Introduction: We've Got Spirit, How 'Bout You?
Issue #51, October 2000
In 1903, German sociologist Max Weber wrote that "today the spirit of religious asceticism ... has escaped from the cage. But victorious capitalism, since it rests on mechanical foundations, needs its support no longer." Weber's now-classic book The Protestant Ethic and the Spirit of Capitalism argued that people's emotional investment in capitalism works like a religious calling, but that capitalism no longer needs an explicitly religious dimension. Almost a century later, it's looking like he wasn't quite right. Christianity and capitalism are happily married. Rumors of our secularization have been greatly exaggerated.
But Weber was right to point out that certain spirits have "escaped from their cage" and infused themselves throughout "secular" spheres. Our economic lives, our personal lives, our recreation, and the tools we use to do our work are all infused with intangible energies and invisible forces that can most simply be described as spirits, as well as with explicitly religious language and ideas.
From reading the daily news, you might think we're lacking in spirit. Joe Lieberman's cynical call for more religion in American public life (as if to say "see, Jews can play the political piety game too!") certainly suggests as much. After all, politicians' overtures to religion are about as soulless as you can get. But there's more to spirit than meets the television.
A common anthropological explanation of magic, spirits, and religion is that they are methods for human beings to make sense of the world. Modern spirituality is certainly about that, but it is also about the impression that there's more to modern life than meets the senses. Spirits abound in these advanced capitalist days, we need only to look around us. The seemingly intangible dimensions of modern life multiply with each passing day. Capitalism pretends to be a resolutely secular enterprise, but its quest is ethereal. Investment bankers, speculators, and managers aren't just after money, labor power, and things. They're after value. The currency of our times is credit. Our stock-in-trade is information. And our mode of exchange is, increasingly, the ether cable. These abstractions represent the move of modern life's core transactions from the material to the super-physical plane.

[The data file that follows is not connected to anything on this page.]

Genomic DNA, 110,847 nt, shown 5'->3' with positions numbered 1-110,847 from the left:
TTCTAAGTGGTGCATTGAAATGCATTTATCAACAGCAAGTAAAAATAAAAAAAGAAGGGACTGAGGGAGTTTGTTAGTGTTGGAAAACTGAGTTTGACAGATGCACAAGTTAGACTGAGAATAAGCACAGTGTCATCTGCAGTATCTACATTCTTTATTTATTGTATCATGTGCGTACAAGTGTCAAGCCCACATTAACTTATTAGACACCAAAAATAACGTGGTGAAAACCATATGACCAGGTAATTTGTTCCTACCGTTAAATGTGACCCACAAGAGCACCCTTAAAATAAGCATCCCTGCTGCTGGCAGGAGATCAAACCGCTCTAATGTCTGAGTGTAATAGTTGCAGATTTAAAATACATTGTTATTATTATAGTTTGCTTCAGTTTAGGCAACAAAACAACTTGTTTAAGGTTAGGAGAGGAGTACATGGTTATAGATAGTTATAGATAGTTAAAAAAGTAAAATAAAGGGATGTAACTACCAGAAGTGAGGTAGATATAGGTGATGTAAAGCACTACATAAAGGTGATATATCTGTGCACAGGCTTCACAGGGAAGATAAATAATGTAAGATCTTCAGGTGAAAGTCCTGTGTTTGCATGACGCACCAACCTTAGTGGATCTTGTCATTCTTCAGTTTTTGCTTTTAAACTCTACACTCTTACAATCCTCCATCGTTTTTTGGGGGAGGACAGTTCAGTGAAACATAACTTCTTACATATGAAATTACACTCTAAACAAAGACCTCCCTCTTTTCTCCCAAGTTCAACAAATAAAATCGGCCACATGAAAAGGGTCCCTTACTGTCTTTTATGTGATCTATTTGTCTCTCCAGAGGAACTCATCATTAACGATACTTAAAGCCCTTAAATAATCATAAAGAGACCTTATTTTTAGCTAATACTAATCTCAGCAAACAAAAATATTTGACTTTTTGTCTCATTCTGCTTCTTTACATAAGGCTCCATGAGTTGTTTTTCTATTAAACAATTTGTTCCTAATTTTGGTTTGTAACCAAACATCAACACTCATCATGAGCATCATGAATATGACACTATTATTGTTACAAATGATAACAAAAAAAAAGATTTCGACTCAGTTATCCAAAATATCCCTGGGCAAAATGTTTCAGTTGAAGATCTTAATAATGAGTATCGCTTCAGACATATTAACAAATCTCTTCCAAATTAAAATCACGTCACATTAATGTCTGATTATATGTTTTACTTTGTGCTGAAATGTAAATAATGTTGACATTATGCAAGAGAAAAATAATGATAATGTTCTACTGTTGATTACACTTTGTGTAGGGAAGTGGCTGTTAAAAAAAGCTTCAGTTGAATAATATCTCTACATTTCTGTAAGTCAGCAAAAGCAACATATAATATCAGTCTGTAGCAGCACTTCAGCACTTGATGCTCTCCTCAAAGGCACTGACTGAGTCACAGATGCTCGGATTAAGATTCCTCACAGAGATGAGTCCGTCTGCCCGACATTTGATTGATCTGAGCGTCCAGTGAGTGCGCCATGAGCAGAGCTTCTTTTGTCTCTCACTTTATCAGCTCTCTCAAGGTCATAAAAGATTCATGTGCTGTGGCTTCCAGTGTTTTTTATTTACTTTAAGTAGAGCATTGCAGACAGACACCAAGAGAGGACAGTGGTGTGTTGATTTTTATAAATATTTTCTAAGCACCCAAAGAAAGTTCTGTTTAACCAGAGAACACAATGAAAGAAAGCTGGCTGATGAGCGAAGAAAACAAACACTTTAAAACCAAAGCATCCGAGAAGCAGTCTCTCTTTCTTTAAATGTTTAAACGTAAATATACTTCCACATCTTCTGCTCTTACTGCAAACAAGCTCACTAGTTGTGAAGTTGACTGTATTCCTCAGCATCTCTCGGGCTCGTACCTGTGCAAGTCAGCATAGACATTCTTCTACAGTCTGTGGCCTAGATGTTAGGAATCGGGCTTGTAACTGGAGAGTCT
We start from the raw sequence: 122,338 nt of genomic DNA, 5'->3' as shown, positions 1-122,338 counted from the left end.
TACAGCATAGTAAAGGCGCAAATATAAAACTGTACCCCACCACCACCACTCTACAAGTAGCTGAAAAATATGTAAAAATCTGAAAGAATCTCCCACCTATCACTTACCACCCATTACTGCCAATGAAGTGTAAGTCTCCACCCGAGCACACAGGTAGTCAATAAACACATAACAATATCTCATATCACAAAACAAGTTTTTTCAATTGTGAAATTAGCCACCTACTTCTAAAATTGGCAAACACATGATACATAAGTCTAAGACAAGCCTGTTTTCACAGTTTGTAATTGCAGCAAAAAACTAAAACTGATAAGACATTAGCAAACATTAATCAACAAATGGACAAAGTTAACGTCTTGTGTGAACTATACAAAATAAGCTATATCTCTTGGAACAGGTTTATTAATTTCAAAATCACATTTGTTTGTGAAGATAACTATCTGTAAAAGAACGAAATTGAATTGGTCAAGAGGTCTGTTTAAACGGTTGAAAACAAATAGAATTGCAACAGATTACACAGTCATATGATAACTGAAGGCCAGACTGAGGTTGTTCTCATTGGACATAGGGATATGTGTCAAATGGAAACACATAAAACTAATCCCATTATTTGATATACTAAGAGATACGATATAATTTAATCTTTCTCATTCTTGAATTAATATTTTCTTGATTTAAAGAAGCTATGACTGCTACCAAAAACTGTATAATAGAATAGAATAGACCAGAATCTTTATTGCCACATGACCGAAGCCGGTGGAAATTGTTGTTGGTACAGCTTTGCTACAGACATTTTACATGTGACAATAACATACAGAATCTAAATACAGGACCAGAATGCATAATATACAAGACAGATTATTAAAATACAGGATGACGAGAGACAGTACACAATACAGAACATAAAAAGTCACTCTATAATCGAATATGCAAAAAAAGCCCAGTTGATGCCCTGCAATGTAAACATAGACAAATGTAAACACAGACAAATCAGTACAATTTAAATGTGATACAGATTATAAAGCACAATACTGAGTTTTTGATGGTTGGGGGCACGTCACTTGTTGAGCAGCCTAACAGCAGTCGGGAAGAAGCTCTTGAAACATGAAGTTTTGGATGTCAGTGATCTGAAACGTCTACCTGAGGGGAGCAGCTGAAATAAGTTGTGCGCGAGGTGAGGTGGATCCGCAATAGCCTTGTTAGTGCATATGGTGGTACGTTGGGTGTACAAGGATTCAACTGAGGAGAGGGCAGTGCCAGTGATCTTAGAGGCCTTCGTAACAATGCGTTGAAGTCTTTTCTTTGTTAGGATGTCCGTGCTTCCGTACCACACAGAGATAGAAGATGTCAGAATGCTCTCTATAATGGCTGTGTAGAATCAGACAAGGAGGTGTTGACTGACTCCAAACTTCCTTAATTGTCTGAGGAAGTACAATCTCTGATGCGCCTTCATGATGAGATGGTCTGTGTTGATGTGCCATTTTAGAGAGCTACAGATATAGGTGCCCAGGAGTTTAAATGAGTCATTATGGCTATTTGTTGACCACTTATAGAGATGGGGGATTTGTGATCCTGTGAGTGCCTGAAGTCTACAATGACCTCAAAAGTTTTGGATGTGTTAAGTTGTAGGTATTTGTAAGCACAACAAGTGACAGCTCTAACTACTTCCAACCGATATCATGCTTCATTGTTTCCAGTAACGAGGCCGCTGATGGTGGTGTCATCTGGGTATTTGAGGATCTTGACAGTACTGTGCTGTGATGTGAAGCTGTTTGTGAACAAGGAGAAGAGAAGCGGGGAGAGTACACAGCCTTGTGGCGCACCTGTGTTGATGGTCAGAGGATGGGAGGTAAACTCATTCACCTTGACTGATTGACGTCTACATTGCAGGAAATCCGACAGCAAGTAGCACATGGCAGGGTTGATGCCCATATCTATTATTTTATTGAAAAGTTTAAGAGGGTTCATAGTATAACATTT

At the same time, the defining public literature of our age has been written and published in the genre of children's fantasy. By backing away from simple binaries of right and wrong, the Harry Potter books model complex problem-solving skills for their readers, and teach such "morals" as sometimes you have to hedge your bets; and sometimes good guys die even though they do the right thing. By locating her stories in a parallel magical universe, the author has been able to lay out better tools for coping with the complexities of modern life than exist in any other genre.
Whether we're talking about children's literature, investment portfolios, obsessions with sporting events -- hope you enjoyed the Olympics! -- or people's attempts to "get in touch" with their inner being, there is no doubt that in virtually every sphere of public and private life attachments to the ethereal world abound in our age.
For Bad Subjects #51 we've got spirits, a whole lot of them. We start with good old-fashioned team spirit. These days the purely devotional aspect of mass-consumed athletics overwhelms the sports themselves. Micah Holmquist explores his devotion to sports in our lead-off essay. He makes a point some progressive thinkers need to hear: that if our world-changing efforts are to have impact, we will have to muster pennant race spirit behind our causes.
The idea that commodities themselves have spirit is an anchor of leftist thought. Capitalism is funny that way: relations among people take on the character of relations among things; and things themselves -- commodities, that is -- appear to have magical powers to transform our lives. Mat Callahan's essay shows how millennial thought plays out in the realm of new technologies.
Spirits can heal as well as transform; maybe. Spiritual healing is another theme of this issue. Mike Mosher encounters Christian rockers who fight cancer by rewriting the words to "Smells Like Teen Spirit" in a land where poisonous chemical spirits are all too abundant. Michelle Silva, meanwhile, suggests that the science of alchemy provides us with a richer model of the human spirit's transformation than does modern psychology. Lindsey Eck's history of the Chinese arts of t'ai chi and pa kua shows that even the most formal and bodily of the spiritual arts have an irreducibly political dimension. And Mark Harrison writes of the popularization of that strange figure of "the gray," the alien face that has evolved as a visual symbol of our repressed fears, and whose image has jumped from the realm of arcane science fiction to children's lunchboxes in under a generation.
Articles in this issue also address the explicitly religious dimensions of public life. The religious right and the religious center are powerful forces in American politics, even if they are publicly committed to secular policy aims. Aimee Placas' essay in this issue explores the religious right in an earlier time, when their most threatening proponent was Jimmy Carter, and when credit card numbers were more likely to be the number of the beast than their ticket to deep cultural influence. Charlie Bertsch's essay on the spirit of irony shows that his investment in irony is a fear of public investment in anything else. Finally, Joe Lockard's deeply disturbing tale of the cynical use of Israel's rabbinical courts for purely secular disputes offers a perfect example of what happens when religion truly comes to dominate public life. Secular concerns mix with holy wrath in a religious state.